C.S. Lewis says that most Christians are “too easily pleased.” There is this human tendency to instill human institutions and practices with divine permanence, as if God created everything now that it is. That because we are comfortable with it and like how things are, God must too and so there isn’t any need to change it. We say a very polite “no thank you” to God, we don’t need anything new because we like the way it is.

Just because we are comfortable doesn’t mean that God always wants it to be that way.

Just because we are easily pleased, doesn’t mean that God stops working in the world.

Just because we see the end of things as bad news, doesn’t mean that God doesn’t see the end as a new beginning.

And we can choose to offer God our polite “no thank you” and wallow in our fear of the end or step out in faith that God knows what God is doing.

There is a Presbyterian Church on the south side of St. Louis saw itself coming to an end, and could’ve given God the polite “no thank you.”

They were down to about 17 in worship on a Sunday morning and described themselves as being on “life support.” When they stepped outside the doors of their church they no longer recognized their neighborhood. What had been traditionally blue color and white, there was now a large population of refugees.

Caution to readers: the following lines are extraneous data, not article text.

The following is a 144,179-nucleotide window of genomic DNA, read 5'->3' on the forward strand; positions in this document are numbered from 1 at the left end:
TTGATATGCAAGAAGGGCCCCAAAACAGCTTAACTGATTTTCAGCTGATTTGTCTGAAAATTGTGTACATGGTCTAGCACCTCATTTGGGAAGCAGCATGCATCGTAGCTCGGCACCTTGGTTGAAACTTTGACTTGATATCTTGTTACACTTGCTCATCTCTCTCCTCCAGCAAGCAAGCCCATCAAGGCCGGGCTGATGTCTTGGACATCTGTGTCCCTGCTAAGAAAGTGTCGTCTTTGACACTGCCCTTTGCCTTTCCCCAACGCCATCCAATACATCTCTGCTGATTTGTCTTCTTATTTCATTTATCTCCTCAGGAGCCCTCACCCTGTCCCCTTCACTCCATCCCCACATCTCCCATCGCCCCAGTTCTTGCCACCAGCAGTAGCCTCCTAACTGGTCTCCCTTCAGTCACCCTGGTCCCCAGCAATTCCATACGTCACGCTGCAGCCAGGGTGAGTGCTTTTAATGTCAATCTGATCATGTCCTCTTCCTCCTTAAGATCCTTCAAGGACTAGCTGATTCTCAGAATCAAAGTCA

The church didn’t see itself changing. They didn’t see any “new beginnings” on the horizon.

But God did.

In 2000 the church opened its doors to a Montessori school that needed new space. Of course the session and congregation hoped that the children and their parents would come to church. But they didn’t.

Then one Sunday morning in 2005 everything changed. A woman from Liberia came and worshipped with her two daughters. The children wanted to sing.

When the pastor visited their home near the church, she found them huddling under blankets in a very cold apartment. Because the mother did not have a job she could not turn on her heat. Susan Finley, the pastor at the church said “That was my introduction to life as a refugee in St. Louis.”

Word spread quickly in the Liberian community about the kindness and hospitality of this church. And by July, 15 Liberian families had joined the church. BY forming relationships with these new members of their church family, the congregation became more aware how difficult life was. So the session decided to dedicate $500 a month to a separate ministry fund to help Liberians with any material needs they might have.